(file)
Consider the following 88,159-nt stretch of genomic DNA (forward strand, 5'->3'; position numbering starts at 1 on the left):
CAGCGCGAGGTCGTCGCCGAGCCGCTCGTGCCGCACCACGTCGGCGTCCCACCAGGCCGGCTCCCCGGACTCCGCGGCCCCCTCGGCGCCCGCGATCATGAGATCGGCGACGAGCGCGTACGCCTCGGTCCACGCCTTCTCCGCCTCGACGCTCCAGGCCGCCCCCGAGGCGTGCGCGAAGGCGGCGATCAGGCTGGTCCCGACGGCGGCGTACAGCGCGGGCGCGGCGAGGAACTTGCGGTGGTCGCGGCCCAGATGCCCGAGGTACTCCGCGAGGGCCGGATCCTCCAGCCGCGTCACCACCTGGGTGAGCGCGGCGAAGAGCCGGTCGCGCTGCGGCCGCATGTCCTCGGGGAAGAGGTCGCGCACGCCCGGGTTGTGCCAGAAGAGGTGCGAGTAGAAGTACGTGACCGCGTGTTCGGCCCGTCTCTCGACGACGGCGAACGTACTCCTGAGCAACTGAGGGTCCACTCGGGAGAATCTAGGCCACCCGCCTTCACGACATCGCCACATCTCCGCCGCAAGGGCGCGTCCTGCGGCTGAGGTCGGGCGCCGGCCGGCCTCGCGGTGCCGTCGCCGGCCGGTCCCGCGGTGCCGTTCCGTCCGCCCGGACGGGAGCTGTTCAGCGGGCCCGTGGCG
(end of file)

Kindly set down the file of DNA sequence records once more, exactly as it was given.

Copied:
Consider the following 88,159-nt stretch of genomic DNA (forward strand, 5'->3'; position numbering starts at 1 on the left):
CAGCGCGAGGTCGTCGCCGAGCCGCTCGTGCCGCACCACGTCGGCGTCCCACCAGGCCGGCTCCCCGGACTCCGCGGCCCCCTCGGCGCCCGCGATCATGAGATCGGCGACGAGCGCGTACGCCTCGGTCCACGCCTTCTCCGCCTCGACGCTCCAGGCCGCCCCCGAGGCGTGCGCGAAGGCGGCGATCAGGCTGGTCCCGACGGCGGCGTACAGCGCGGGCGCGGCGAGGAACTTGCGGTGGTCGCGGCCCAGATGCCCGAGGTACTCCGCGAGGGCCGGATCCTCCAGCCGCGTCACCACCTGGGTGAGCGCGGCGAAGAGCCGGTCGCGCTGCGGCCGCATGTCCTCGGGGAAGAGGTCGCGCACGCCCGGGTTGTGCCAGAAGAGGTGCGAGTAGAAGTACGTGACCGCGTGTTCGGCCCGTCTCTCGACGACGGCGAACGTACTCCTGAGCAACTGAGGGTCCACTCGGGAGAATCTAGGCCACCCGCCTTCACGACATCGCCACATCTCCGCCGCAAGGGCGCGTCCTGCGGCTGAGGTCGGGCGCCGGCCGGCCTCGCGGTGCCGTCGCCGGCCGGTCCCGCGGTGCCGTTCCGTCCGCCCGGACGGGAGCTGTTCAGCGGGCCCGTGGCG